For-Profit Colleges Get Half of Military Education Benefits

For-profit colleges are getting almost one of every two military Tuition Assistance dollars, according to data from the U.S. Department of Defense.

The for-profit college industry received $279.8 million of about $563 million spent last year on the program, according to analysis released today by the U.S. Senate Committee on Health, Education, Labor and Pensions. Public colleges received $163.5 million, while nonprofit private schools got $119.4 million.

Congress and states’ attorneys general have been reviewing sales practices and student debt loads at for-profit colleges, which get as much as 90 percent of their revenue from federal programs. Schools solicit troops partly because their government tuition programs are excluded from that 90 percent cap. Senator Tom Harkin, a Democrat from Iowa, has proposed legislation that would include those funds to remove the extra incentive for signing up soldiers.

“Today’s news that the DOD is paying more to for-profit colleges than public and nonprofit institutions is highly troubling,” the majority staff of the committee said in the report, which cited misrepresentation of programs and tuition costs, aggressive recruiting strategies and high drop-out rates as “significant problems” in the industry.

‘Significant Problems’

Six of the top 10 tuition assistance recipients are for- profits -- American Public Education Inc. (APEI), Bridgepoint Education Inc. (BPI), TUI Learning LLC, Apollo Group Inc. (APOL), Columbia Southern University and Grantham University -- according to the report.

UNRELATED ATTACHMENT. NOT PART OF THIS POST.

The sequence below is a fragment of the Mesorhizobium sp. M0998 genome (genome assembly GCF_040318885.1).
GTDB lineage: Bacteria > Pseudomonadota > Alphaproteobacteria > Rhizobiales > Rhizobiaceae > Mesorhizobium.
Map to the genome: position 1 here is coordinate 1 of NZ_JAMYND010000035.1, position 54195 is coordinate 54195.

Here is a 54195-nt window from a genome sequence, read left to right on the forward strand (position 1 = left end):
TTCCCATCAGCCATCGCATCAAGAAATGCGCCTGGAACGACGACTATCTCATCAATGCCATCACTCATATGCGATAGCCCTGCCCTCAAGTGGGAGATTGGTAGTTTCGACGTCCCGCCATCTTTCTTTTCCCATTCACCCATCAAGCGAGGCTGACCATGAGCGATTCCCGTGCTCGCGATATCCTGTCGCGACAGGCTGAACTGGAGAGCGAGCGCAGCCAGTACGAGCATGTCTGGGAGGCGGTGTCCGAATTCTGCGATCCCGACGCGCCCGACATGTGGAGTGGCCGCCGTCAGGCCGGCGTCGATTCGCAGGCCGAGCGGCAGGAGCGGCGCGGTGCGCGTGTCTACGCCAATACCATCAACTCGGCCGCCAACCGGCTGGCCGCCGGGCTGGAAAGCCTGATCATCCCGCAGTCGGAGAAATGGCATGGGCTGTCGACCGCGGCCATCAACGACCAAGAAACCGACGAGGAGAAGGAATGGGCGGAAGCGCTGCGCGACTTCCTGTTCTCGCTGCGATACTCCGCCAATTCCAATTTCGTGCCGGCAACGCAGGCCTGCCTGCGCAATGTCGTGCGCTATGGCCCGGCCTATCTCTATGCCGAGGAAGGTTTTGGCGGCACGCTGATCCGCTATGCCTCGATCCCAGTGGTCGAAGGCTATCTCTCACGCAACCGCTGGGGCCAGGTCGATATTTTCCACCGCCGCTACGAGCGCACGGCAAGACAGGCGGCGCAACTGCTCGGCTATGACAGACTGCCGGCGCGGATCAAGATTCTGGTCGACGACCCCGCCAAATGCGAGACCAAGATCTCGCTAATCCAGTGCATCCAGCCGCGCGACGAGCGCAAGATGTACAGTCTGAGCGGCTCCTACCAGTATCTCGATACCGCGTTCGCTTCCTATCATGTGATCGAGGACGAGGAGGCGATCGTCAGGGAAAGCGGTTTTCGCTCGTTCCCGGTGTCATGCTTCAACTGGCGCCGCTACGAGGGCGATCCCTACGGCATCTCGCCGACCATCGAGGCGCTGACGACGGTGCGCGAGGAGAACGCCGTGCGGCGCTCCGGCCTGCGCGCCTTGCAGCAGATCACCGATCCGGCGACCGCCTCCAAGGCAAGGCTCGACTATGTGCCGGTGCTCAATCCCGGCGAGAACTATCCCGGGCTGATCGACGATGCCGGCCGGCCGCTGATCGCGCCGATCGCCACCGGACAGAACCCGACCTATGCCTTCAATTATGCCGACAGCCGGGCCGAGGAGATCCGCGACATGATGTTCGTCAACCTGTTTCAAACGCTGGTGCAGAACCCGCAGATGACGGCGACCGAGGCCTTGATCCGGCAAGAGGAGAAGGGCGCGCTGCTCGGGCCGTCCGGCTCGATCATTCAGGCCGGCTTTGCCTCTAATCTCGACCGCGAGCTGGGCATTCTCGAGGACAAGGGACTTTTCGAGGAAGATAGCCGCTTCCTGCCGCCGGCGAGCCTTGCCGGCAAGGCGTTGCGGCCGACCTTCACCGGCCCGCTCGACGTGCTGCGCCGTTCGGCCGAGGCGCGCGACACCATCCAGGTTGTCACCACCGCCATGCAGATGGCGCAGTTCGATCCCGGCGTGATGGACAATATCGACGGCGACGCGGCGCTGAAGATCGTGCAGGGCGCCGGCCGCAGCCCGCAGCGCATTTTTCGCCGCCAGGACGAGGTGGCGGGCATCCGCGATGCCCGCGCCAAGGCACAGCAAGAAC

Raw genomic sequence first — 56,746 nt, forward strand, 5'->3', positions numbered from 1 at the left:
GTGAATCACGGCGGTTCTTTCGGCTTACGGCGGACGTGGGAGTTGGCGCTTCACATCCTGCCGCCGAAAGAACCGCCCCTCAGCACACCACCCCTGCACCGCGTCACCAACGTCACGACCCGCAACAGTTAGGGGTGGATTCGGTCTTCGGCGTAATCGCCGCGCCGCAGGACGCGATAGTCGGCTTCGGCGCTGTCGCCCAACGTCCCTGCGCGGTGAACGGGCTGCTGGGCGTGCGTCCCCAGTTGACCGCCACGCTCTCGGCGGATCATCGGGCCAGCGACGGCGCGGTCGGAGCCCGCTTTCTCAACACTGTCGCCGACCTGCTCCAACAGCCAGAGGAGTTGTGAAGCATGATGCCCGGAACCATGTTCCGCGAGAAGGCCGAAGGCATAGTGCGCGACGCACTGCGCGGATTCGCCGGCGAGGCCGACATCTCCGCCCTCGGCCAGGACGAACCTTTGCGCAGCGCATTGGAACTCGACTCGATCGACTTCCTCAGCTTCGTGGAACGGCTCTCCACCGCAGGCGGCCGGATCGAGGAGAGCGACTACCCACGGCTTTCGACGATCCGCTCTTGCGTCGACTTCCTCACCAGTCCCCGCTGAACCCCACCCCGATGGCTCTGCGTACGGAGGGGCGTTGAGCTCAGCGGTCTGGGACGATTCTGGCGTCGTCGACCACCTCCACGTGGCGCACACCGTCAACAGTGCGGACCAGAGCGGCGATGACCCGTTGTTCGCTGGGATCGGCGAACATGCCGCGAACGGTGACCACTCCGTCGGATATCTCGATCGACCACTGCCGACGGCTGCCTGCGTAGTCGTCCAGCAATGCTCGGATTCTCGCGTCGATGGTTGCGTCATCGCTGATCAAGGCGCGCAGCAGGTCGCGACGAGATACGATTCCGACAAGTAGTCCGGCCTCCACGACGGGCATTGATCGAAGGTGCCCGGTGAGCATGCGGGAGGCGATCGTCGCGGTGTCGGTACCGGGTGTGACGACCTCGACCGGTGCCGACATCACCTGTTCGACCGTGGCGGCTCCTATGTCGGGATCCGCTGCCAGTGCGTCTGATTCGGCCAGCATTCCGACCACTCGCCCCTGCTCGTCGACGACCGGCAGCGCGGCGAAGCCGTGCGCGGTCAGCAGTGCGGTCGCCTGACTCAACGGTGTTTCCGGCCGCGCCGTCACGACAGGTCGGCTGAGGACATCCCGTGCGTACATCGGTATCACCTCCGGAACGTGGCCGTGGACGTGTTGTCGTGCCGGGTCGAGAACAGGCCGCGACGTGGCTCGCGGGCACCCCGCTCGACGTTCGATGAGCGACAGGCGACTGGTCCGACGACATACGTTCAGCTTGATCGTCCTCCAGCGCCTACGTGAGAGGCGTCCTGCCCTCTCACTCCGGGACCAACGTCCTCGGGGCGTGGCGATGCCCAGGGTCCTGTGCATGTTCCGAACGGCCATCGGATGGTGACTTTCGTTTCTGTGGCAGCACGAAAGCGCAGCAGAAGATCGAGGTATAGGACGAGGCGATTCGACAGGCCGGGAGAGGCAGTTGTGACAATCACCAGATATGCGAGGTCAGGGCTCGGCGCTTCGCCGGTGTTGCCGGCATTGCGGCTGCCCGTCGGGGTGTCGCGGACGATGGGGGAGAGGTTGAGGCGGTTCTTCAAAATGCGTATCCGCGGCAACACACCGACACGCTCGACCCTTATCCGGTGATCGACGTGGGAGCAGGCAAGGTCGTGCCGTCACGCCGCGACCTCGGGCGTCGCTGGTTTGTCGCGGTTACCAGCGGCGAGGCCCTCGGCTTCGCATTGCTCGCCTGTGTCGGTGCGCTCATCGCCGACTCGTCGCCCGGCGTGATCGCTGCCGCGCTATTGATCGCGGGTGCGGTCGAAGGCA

Tuition Assistance lets active-duty members of the military take college classes, capped at $4,500 per year.

“We owe the men and women in our armed forces a tremendous debt,” Harkin, chairman of the Senate committee, said in a statement. “It is only fair that we do our part to help them succeed by cracking down on unscrupulous companies that are after their hard-earned benefits but not willing to provide them a good education in exchange.”

That veterans are selecting private-sector colleges is “hardly surprising,” with flexible class schedules that address their needs as parents, full-time workers and students, Steve Gunderson, president of the Washington-based Association of Private Sector Colleges and Universities, which represents for-profit colleges, said in an e-mailed statement.

“Our career-oriented schools provide veterans with access to training and skills-based education that allow our brave men and women to transition successfully into civilian life. ”

To contact the reporter on this story: Janet Lorin in New York at jlorin@bloomberg.net

To contact the editor responsible for this story: Lisa Wolfson at lwolfson@bloomberg.net

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